To Snack or Not to Snack?

to snack or not to snack

There’s a lot of conflicting advice about whether we should snack between meals.

As the food is increasingly readily available 24/7 in the western world, there’s no doubt that the lines are being blurred between meals and snacks. As eating trends are shifting from three set meal towards snacking, the majority of the Australian population is said to snack at least once a day and the Millennials, as a generation, snacking as often as four or more times a day – It seems we are becoming a society of snackers in an instant gratification world.

So here’s the question: To snack or not to snack?

There’s the theory that having frequent small meals throughout the day speeds up your metabolism, promotes satiety, and controls blood sugar levels. Somehow, all these means is you’re consuming more frequently, but total energy intake is less.  Studies have shown that this way of eating usually leads to overconsumption of calories and hence an increase in weight as it has inconsistent effects on hunger. In a way, you’re not teaching your body how to deal with the urge of hunger and always ‘topping up,’ which doesn’t allow the digestive system to take a break. To further back this up, there are studies that suggest that cutting your meal times down to just one to three main meals a day reduces total calories and reduces the cravings that come with constantly eating or the need to eat.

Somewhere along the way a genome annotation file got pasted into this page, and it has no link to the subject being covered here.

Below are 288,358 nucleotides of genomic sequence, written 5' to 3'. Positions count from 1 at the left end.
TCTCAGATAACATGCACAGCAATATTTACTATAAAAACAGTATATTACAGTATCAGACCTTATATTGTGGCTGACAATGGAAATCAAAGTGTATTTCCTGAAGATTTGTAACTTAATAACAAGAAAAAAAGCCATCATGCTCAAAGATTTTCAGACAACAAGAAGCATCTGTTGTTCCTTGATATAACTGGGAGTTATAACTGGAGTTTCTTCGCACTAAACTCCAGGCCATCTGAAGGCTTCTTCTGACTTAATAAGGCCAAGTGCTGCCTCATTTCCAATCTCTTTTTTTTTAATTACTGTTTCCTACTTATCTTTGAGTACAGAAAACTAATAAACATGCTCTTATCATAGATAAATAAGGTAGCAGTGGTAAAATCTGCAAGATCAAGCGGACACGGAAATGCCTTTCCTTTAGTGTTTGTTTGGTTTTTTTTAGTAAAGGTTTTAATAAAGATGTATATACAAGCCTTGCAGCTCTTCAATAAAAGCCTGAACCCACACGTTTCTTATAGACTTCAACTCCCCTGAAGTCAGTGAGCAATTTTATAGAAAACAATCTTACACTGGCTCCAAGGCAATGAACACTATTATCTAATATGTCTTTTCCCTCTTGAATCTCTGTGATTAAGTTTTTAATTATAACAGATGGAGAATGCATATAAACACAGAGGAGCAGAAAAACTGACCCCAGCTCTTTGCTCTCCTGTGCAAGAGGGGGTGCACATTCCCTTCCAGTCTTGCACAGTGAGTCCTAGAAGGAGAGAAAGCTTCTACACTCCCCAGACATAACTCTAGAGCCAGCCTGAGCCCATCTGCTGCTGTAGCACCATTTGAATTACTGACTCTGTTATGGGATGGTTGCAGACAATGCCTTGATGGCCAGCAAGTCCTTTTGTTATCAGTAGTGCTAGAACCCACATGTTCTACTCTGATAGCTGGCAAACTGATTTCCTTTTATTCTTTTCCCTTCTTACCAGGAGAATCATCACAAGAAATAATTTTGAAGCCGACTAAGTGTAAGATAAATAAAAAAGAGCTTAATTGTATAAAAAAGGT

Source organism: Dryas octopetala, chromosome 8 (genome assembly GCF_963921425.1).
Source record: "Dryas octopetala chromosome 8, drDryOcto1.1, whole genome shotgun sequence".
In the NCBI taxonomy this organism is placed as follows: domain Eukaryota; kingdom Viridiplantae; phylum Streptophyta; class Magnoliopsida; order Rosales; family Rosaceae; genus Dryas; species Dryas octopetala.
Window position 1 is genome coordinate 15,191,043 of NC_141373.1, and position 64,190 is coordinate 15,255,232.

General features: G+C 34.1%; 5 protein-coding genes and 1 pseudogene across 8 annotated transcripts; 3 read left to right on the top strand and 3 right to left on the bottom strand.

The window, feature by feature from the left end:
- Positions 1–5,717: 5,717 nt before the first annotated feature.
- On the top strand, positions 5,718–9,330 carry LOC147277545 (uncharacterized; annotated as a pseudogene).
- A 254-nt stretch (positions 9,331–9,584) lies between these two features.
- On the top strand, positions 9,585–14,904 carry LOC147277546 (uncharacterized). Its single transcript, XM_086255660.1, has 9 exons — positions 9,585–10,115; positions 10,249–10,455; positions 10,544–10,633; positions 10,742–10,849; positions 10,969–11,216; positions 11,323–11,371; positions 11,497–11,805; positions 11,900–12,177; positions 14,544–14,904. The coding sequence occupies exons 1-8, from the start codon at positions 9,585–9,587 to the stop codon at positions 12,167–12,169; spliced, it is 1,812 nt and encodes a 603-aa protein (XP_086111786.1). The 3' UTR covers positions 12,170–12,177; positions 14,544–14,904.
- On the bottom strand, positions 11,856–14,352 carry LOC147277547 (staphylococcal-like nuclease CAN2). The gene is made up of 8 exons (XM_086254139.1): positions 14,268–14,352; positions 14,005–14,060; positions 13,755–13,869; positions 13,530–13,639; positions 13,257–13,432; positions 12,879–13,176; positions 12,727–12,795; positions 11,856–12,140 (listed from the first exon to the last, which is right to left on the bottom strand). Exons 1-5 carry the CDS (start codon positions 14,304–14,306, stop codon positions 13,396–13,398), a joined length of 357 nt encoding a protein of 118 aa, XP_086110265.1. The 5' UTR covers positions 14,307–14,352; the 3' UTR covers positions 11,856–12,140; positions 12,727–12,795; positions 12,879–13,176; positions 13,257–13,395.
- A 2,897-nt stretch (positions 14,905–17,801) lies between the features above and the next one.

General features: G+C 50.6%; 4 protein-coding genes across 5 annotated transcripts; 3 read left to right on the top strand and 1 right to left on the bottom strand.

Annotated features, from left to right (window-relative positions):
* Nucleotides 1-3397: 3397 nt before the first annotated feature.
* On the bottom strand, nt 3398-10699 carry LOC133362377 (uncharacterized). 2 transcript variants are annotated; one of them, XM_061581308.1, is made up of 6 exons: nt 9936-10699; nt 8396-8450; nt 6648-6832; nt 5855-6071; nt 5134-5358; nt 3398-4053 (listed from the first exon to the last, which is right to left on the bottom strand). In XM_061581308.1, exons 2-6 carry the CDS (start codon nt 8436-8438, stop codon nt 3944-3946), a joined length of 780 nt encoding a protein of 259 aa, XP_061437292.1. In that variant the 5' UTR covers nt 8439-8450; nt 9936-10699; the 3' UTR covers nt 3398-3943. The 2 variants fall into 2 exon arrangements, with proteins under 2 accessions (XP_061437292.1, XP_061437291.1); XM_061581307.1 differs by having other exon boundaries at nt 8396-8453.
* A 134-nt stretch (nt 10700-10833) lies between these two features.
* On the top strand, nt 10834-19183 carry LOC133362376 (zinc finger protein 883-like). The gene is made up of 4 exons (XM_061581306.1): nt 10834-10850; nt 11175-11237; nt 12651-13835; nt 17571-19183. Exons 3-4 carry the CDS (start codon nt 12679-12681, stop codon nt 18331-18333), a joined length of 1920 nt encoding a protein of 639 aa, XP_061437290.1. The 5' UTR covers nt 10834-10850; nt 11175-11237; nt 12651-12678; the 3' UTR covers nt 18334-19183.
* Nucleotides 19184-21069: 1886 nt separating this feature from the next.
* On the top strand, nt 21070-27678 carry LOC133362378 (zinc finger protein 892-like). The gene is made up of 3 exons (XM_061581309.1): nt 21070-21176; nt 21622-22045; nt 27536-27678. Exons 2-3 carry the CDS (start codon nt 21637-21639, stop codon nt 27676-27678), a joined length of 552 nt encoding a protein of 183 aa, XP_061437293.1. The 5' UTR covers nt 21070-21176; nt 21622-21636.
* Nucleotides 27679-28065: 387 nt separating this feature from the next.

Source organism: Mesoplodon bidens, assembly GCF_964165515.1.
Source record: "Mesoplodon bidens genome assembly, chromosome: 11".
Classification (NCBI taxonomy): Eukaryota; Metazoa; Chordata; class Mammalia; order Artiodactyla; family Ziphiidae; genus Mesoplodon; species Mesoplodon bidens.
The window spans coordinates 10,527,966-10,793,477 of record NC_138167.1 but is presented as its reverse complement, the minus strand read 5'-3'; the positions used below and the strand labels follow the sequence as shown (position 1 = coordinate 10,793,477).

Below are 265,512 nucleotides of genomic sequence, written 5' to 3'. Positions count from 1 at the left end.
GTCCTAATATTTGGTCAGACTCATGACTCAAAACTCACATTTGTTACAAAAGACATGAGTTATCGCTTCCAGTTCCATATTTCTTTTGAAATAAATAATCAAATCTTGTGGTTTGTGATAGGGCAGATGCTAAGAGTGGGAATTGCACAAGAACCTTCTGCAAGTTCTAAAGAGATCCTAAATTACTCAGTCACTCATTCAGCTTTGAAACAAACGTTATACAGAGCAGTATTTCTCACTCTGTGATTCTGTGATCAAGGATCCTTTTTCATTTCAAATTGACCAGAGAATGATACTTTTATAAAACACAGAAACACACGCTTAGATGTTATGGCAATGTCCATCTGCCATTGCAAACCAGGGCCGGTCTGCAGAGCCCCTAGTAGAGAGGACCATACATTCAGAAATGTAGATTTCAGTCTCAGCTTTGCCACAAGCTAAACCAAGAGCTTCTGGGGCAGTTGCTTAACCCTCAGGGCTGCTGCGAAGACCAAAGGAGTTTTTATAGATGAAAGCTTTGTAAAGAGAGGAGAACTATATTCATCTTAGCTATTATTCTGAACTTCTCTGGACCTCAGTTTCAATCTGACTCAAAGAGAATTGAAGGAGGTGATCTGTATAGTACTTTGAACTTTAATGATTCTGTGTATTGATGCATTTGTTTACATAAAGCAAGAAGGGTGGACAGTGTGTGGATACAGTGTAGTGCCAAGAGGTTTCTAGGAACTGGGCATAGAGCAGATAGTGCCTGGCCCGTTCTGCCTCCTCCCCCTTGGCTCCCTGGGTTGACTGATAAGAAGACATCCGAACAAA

Unfortunately, the research on the metabolic effects of consuming a large meal versus many small meals is mixed.  The jury is still out on the benefits of increasing meal frequency, but we do know this much. Research suggests that a regular pattern of eating may have an edge over a more irregular meal pattern.  The benefit of eating more frequent, smaller meals over the course of your day may not be in regulating metabolism as much as it is in staving off hunger.

Most importantly, the type of snack you choose is going to have the biggest impact on your satiety levels (long term weight management). For example, by eating a healthy, nutrient-dense option such as a handful of almonds or a homemade protein ball, is going to maintain energy levels and help stave off the 3 pm cookie jar. By including protein at each meal you’ll also help alleviate snacking between meals. Resorting to sugary foods will increase your insulin levels, which in turn, will promote a dip and the need to snack again not long after. I highly recommend (if you don’t have any insulin resistance issues) to become more aware of the sugar content in your diet, through reading nutritional food packaging labels.

So, if you’re feeling peckish and honestly hungry you could try these healthy snack ideas

You might like to try:

Hard-boiled egg

Vegetable juices

Cut up vegetables with homemade guacamole or salsa

A handful of berries

Nuts or seeds (be wary of portion sizes, keep them the size of your palm.)

Homemade bliss balls – watch the sugar content

Be wary of ‘portion distortion’ with snacking, as this will always undo any efforts in controlling your weight. Be sure to restrain eating straight out of a packet and remember to dish out your required amount. By practising mindful eating strategies, you will be able to highlight if you are in fact hungry and not eating for any other self-fulfilling reason or habit.

The important thing to do before changing your meal frequency is to determine what will see you through the day feeling satiated and energized. This is very individual and for some, the standard three square meals per day may suffice. However, children or those who exercise regularly, have high metabolisms and lean muscle mass may find that spreading more meals out over the course of the day offers real benefits in terms of staving off the munchies and keep your energy levels humming along.  

pic via – American Heart Foundation

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